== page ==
We took public transportation (which I wouldn’t have done had it not been for the big group: it’s my travel Achilles heel, I’ll admit it) to Nelson Mandela Square for dinner. They had a cute farmer’s market going on when we arrived and then we hopped around to a few restaurants and bars. They have the posh mall there – with all of the high end designers. We had dinner at Trump’s (not associated with that guy) and we got a private room arranged since there were so many of us. While I was there we had springbok and it was delicious – one of my favorite red meats that I’ve ever had.
We had a last minute nightmare a few days before we left; South African Airways had a safety issue and grounded all of their regional jets. Getting new seats for 16 people at the last minute was a struggle, but we were able to work it out. Instead of flying into Hoedspruit (HDS) we flew into Kruger Mpumalanga (MQP), and were arrange to have our safari lodge send our pickup there.
I wasn’t the one that picked our safari location, but I could not be more pleased with how it worked out. We had less options available to us because we needed somewhere that allowed children on safari. We ended up with Elephant Plains Game Lodge in Sabi Sands. Sabi Sands is a private game reserve that’s adjacent to Kruger National Park (pretty much where everyone goes on safari in South Africa). I was super pleased to find out that they have the highest concentration of leopards in South Africa too – so I don’t feel in any way that we got less of an experience because we were limited on our choices – we really lucked out! The lodge is right on the air strip, which was pretty cool because it was so small there was hardly any flights and animals would hang out on the wide open space and were pretty easy to spot. If you have the means, flying in directly would have been great!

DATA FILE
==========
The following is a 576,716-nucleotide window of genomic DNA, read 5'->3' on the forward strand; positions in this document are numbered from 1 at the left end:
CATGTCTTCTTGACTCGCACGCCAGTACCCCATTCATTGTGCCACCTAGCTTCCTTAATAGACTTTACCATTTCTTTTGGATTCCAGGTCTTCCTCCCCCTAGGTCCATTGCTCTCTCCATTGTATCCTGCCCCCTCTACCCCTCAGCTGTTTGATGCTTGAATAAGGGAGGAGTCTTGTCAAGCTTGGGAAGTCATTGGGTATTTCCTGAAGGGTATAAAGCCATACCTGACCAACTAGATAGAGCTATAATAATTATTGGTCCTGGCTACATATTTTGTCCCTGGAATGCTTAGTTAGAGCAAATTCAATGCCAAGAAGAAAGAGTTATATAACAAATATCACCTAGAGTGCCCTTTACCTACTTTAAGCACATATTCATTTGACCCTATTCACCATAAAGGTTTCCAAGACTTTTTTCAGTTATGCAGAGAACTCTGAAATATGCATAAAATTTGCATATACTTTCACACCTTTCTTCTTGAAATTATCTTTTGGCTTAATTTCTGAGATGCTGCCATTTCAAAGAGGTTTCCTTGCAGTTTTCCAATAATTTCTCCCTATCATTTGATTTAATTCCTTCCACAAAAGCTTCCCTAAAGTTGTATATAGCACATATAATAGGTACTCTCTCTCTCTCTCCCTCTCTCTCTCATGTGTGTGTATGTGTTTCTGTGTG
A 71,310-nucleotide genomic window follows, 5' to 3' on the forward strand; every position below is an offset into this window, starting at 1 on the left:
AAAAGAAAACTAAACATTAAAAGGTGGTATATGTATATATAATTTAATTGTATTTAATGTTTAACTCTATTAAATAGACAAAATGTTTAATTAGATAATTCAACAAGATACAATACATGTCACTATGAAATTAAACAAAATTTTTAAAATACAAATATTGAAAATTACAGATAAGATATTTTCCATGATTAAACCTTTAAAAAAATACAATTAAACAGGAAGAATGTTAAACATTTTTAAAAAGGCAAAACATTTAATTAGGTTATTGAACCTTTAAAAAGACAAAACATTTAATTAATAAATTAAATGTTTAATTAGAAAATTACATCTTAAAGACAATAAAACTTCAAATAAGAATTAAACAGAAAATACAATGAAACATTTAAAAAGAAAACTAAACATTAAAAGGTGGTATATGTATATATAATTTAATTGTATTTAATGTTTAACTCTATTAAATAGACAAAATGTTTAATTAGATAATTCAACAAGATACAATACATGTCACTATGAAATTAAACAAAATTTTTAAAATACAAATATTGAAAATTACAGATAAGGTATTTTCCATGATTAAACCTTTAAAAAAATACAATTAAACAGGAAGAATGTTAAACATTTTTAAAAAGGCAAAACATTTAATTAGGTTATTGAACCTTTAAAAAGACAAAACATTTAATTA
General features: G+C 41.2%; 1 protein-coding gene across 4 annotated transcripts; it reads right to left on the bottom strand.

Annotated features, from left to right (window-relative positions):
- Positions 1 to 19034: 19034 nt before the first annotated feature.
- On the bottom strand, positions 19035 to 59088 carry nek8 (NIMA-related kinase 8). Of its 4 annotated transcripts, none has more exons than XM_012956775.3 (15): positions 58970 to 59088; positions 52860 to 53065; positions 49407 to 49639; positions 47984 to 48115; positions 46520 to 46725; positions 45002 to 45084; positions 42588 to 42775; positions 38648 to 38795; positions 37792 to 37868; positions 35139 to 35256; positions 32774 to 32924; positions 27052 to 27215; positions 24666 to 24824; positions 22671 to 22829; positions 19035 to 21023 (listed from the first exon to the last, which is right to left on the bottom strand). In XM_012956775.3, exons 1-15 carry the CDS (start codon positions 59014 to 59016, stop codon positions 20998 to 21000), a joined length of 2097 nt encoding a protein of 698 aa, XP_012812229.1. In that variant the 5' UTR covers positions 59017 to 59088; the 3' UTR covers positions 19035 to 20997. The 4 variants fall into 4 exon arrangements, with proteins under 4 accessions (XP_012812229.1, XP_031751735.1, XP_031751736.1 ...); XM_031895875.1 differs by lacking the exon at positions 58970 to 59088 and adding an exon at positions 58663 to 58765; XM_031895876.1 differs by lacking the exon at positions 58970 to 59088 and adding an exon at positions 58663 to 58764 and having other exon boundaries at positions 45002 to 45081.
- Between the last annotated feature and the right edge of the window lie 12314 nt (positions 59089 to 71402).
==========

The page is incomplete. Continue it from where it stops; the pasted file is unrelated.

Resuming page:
The lodge is just beautiful. Each family/group/couple actually had their own stand alone “house.” Ours (I was staying with my friend and former roommate, Sarah) had a gorgeous canopy bed, a sitting area with a couch, a really big bathroom with a shower and a claw-foot bathtub, and most importantly of all – a huge outside deck with an outdoor shower. It was gorgeous. We had bug spray in the rooms, and the whole complex was surrounded by an electrified fence to keep (most of) the animals out. There were armed guards that patrolled for the safety of the guests. There were multiple pools, but it was a little too cold to do much swimming. Three meals a day were provided and the food was great! The dinners were served outside and there was one long table that curved around a fire and everyone sat on one side. For breakfast we had an early wake-up call, first we’d go to the dining room for a cup of coffee and a snack bar, then go out in the trucks on safari, and then come back for a yummy breakfast buffet, plus they would make eggs to order.